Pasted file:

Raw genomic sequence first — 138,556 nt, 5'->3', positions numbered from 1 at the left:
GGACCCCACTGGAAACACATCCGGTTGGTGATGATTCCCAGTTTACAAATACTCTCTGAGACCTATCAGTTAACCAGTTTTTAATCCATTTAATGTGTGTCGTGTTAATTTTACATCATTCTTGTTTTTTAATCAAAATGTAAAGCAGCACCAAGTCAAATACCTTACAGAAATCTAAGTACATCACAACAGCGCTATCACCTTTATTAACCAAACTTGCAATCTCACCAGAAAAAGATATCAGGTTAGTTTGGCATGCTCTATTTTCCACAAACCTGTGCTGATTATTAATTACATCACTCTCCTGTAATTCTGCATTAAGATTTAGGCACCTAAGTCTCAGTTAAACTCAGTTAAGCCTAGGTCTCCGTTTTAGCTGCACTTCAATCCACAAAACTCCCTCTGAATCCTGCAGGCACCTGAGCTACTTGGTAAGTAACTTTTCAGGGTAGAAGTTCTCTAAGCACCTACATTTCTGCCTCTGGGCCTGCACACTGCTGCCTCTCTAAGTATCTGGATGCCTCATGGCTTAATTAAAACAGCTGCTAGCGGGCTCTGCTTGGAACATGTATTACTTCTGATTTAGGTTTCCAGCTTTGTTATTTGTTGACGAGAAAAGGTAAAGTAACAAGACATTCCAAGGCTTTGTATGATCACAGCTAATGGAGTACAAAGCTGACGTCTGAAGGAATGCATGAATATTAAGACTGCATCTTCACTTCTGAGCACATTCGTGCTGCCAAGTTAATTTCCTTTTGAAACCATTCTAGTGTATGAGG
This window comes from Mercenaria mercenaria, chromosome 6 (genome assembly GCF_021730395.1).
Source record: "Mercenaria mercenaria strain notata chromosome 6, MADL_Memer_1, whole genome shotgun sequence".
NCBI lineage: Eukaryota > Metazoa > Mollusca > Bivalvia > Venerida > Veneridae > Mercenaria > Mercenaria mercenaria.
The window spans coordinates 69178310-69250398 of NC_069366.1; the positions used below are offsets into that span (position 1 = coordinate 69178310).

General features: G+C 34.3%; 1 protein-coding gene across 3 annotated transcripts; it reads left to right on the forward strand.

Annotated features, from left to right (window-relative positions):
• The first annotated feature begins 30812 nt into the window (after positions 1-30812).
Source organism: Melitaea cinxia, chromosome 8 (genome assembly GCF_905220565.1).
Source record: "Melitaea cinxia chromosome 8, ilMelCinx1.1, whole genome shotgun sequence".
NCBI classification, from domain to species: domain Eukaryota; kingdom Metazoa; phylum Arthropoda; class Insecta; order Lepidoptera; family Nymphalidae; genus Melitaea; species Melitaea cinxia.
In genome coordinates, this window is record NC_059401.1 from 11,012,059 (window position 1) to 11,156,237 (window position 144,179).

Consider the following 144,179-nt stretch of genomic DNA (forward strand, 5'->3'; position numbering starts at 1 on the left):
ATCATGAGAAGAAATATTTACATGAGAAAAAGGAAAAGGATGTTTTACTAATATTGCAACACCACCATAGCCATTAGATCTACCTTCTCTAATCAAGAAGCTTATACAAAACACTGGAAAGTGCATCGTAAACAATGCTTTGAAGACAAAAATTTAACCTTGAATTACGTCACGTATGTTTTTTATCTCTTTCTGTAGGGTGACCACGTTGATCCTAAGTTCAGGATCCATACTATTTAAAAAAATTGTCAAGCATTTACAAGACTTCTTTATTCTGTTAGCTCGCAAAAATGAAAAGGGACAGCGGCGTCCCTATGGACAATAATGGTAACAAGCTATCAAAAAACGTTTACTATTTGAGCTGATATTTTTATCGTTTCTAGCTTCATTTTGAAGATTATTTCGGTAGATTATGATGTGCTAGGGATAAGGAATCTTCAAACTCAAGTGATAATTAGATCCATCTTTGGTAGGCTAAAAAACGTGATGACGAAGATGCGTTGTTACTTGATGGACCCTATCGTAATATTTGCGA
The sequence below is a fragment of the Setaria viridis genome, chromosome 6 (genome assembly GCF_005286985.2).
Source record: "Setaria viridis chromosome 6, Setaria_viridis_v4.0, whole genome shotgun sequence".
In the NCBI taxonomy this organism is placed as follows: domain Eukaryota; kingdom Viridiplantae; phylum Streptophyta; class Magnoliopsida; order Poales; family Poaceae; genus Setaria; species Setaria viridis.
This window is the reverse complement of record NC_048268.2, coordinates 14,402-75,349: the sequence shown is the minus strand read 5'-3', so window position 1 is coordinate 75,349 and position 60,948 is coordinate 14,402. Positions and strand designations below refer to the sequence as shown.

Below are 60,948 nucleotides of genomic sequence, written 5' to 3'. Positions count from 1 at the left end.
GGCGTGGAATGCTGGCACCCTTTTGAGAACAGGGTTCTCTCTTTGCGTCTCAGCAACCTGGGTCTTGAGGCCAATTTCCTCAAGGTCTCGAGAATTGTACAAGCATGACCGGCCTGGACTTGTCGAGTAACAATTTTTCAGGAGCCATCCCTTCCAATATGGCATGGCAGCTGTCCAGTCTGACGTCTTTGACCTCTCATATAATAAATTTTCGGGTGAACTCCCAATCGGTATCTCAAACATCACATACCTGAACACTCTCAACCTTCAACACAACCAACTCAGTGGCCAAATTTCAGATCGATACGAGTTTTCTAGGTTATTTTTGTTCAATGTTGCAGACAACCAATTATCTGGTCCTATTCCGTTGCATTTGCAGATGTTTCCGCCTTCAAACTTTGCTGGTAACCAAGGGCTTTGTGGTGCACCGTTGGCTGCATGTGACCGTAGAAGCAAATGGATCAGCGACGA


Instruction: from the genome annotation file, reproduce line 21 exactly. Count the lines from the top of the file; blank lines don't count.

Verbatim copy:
GGCGTGGAATGCTGGCACCCTTTTGAGAACAGGGTTCTCTCTTTGCGTCTCAGCAACCTGGGTCTTGAGGCCAATTTCCTCAAGGTCTCGAGAATTGTACAAGCATGACCGGCCTGGACTTGTCGAGTAACAATTTTTCAGGAGCCATCCCTTCCAATATGGCATGGCAGCTGTCCAGTCTGACGTCTTTGACCTCTCATATAATAAATTTTCGGGTGAACTCCCAATCGGTATCTCAAACATCACATACCTGAACACTCTCAACCTTCAACACAACCAACTCAGTGGCCAAATTTCAGATCGATACGAGTTTTCTAGGTTATTTTTGTTCAATGTTGCAGACAACCAATTATCTGGTCCTATTCCGTTGCATTTGCAGATGTTTCCGCCTTCAAACTTTGCTGGTAACCAAGGGCTTTGTGGTGCACCGTTGGCTGCATGTGACCGTAGAAGCAAATGGATCAGCGACGA